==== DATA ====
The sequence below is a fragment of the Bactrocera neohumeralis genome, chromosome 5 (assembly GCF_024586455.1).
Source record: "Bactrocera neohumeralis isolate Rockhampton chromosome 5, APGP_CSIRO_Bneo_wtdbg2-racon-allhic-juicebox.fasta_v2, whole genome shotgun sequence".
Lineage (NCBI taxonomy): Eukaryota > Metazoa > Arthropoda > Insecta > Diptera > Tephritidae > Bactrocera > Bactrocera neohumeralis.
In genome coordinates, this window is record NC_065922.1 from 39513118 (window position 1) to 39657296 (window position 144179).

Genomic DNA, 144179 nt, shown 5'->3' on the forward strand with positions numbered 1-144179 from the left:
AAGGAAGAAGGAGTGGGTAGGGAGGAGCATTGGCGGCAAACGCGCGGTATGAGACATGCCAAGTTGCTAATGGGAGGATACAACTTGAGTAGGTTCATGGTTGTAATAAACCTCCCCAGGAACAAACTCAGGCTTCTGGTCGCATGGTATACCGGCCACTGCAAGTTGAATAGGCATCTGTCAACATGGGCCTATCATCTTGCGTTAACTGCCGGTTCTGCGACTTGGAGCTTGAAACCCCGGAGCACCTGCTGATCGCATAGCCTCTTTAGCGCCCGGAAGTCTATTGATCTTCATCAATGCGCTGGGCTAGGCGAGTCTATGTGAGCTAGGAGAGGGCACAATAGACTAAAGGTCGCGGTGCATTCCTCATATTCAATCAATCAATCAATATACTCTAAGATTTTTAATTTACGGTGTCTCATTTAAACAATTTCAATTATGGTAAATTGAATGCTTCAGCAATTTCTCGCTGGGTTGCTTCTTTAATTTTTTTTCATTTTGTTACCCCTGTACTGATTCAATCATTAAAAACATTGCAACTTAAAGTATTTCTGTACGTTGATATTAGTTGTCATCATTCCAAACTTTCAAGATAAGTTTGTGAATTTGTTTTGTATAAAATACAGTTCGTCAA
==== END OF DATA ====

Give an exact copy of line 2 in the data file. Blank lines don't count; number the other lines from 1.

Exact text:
Source record: "Bactrocera neohumeralis isolate Rockhampton chromosome 5, APGP_CSIRO_Bneo_wtdbg2-racon-allhic-juicebox.fasta_v2, whole genome shotgun sequence".